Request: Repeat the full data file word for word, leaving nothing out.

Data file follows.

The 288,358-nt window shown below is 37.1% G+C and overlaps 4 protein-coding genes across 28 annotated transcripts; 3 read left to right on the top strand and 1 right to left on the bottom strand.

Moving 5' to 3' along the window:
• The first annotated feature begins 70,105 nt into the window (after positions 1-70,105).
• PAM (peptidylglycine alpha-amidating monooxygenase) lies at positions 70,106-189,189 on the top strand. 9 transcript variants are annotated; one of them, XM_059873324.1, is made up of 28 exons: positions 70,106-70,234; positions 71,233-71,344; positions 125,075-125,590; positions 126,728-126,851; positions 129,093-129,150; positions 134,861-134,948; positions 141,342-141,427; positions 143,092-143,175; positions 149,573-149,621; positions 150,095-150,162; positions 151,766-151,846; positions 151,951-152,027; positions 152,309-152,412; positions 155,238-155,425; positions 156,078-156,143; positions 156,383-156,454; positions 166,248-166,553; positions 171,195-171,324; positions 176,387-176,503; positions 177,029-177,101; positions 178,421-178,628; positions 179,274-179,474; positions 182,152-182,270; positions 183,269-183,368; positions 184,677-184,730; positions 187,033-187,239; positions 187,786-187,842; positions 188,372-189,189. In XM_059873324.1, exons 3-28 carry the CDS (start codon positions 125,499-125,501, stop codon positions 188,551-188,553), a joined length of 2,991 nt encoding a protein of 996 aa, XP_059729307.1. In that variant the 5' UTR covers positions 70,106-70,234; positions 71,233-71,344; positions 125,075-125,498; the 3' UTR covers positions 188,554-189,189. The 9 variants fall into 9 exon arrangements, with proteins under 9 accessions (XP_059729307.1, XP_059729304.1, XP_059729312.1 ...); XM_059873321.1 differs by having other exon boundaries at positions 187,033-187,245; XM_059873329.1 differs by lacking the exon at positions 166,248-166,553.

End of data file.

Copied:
The 288,358-nt window shown below is 37.1% G+C and overlaps 4 protein-coding genes across 28 annotated transcripts; 3 read left to right on the top strand and 1 right to left on the bottom strand.

Moving 5' to 3' along the window:
• The first annotated feature begins 70,105 nt into the window (after positions 1-70,105).
• PAM (peptidylglycine alpha-amidating monooxygenase) lies at positions 70,106-189,189 on the top strand. 9 transcript variants are annotated; one of them, XM_059873324.1, is made up of 28 exons: positions 70,106-70,234; positions 71,233-71,344; positions 125,075-125,590; positions 126,728-126,851; positions 129,093-129,150; positions 134,861-134,948; positions 141,342-141,427; positions 143,092-143,175; positions 149,573-149,621; positions 150,095-150,162; positions 151,766-151,846; positions 151,951-152,027; positions 152,309-152,412; positions 155,238-155,425; positions 156,078-156,143; positions 156,383-156,454; positions 166,248-166,553; positions 171,195-171,324; positions 176,387-176,503; positions 177,029-177,101; positions 178,421-178,628; positions 179,274-179,474; positions 182,152-182,270; positions 183,269-183,368; positions 184,677-184,730; positions 187,033-187,239; positions 187,786-187,842; positions 188,372-189,189. In XM_059873324.1, exons 3-28 carry the CDS (start codon positions 125,499-125,501, stop codon positions 188,551-188,553), a joined length of 2,991 nt encoding a protein of 996 aa, XP_059729307.1. In that variant the 5' UTR covers positions 70,106-70,234; positions 71,233-71,344; positions 125,075-125,498; the 3' UTR covers positions 188,554-189,189. The 9 variants fall into 9 exon arrangements, with proteins under 9 accessions (XP_059729307.1, XP_059729304.1, XP_059729312.1 ...); XM_059873321.1 differs by having other exon boundaries at positions 187,033-187,245; XM_059873329.1 differs by lacking the exon at positions 166,248-166,553.